Grand and ambitious plans for theme parks, destination resorts, huge aquariums and glittering hotels and waterparks are all the talk in Dubai. But how will these schemes work and how will success be measured? The following article appeared in the Themed Entertainment Association's annual report...
When Elizabeth Taylor bumped into Princess Margaret many years ago at a wedding, the royal was rather stunned by Taylor's ring - a great chunk of a diamond, and utterly vulgar in the opinion of the princess. "Why don't you try it on?" Taylor offered coyly. Margaret obliged, and the two stood for a moment, taking in the brilliant, sparkling rock. "Not so vulgar now, is it?" Taylor said.
This favorite celebrity tale sums up how I feel about Dubai. I can sympathize with those who feel it is perhaps a little glitzy and ostentatious... but my, oh my, how it sparkles and beguiles close up!
By Charles Read
Dubai is one of the seven emirates which make up the United Arab Emirates (UAE) and is located along the southern coast of the Persian Gulf on the Arabian Peninsula. Once a small fishing village, it has effected a staggering transformation in as little as 20 years into a bustling, thriving city, working rapidly to establish itself as an international entertainment and cultural capital. Fueled (literally) by its vast oil wealth, the emirate has set out to become the world’s leading leisure destination.
So from the perspective of the themed entertainment business, how is Dubai doing? Billions of dollars’ worth of leisure projects are on the table. By looking at those projects that have made it from concept to completion, we can begin to observe what factors will spell success in bringing about the planned transformation of Dubai and the UAE.
A combination of good business practices and attention to supply and demand stand out for Darrell Metzger (right), Sr. VP - Venetian Resort (Macau). He cites two examples: Ski Dubai, an indoor skiing attraction that opened in 2005, and the $1.5 billion Atlantis Resort, which opened this September. “Both are billion dollar projects and have used experienced consultants and designers, been well financed, professionally designed and built, and have filled a market void,” says Metzger, whose previous position was CEO of Dubai’s Ruwaad Destinations, a UAE-based real estate, hospitality and tourism investment and development company.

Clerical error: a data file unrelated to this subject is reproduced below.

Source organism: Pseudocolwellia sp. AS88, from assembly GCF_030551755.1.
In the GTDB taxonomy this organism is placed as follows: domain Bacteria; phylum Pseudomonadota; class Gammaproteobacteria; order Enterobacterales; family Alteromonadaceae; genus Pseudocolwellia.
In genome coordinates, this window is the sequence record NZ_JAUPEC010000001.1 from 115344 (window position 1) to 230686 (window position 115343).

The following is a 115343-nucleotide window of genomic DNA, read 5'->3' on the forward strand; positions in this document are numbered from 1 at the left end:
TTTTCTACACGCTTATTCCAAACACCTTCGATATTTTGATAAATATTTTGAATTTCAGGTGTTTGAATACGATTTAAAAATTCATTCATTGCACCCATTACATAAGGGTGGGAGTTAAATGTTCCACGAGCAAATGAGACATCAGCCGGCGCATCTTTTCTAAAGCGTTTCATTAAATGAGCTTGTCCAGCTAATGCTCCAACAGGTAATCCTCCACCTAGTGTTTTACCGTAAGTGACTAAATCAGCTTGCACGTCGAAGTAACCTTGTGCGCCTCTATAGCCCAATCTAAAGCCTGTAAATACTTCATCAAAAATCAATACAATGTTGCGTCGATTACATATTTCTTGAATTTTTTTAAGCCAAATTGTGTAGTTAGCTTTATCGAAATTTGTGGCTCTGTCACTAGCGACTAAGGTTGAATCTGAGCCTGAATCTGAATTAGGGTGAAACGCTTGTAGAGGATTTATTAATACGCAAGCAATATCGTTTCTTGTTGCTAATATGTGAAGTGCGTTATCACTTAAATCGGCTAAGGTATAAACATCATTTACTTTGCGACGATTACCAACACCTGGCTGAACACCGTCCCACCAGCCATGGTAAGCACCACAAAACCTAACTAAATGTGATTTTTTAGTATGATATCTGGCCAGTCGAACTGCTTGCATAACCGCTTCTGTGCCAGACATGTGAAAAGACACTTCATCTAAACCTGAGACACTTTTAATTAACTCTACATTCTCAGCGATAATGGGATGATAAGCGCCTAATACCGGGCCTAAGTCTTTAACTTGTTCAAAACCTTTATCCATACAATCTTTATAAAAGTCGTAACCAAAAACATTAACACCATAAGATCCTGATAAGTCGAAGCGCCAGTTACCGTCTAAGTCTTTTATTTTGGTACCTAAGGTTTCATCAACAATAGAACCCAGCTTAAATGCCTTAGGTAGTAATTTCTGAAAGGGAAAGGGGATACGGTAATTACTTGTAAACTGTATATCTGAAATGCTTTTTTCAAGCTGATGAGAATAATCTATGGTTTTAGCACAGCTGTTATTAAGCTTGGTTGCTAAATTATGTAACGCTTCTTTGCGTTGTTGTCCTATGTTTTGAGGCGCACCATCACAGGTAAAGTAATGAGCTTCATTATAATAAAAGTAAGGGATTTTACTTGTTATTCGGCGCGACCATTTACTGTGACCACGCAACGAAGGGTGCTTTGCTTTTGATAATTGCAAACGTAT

John Cussen(left), General Manager of Amusement Whitewater is in no doubt as to why Atlantis looks set to succeed in the long term. “First class management from the client, payments always on time with no disputes, and motivated, co-operating teams,” Cussen explains. AWW is a themed construction company involved in the Atlantis Resort, Dubailand (a gigantic complex of multiple theme parks and attractions, still in development/construction stages) and the Palms (a manmade island resort, still under construction). Indeed, at this writing, according to Atlantis resort Vice president of Marine Activities, Peter Doyle, Atlantis has been consistently exceeding its projected attendance.
Land value is also a primary factor, according to Martin Barratt (right) of Vision XS, a UK-based consultancy working with a number of major clients in the Gulf. “They are making their money from the increasing value of the land rather than from the attractions themselves,” he says. “It is hard to see how most of the attraction developments could be successful as standalones.”
Metzger’s and Cussen’s remarks imply that a solid, professional business culture, evident throughout the construction and design phase of a project, augurs well for success in the operations stage. But operations does usher in new challenges, especially in regard to manpower. Cussen says, in regard to Dubailand, “The biggest problems will come if the contracts all start together. Where will they get the skilled staff from?”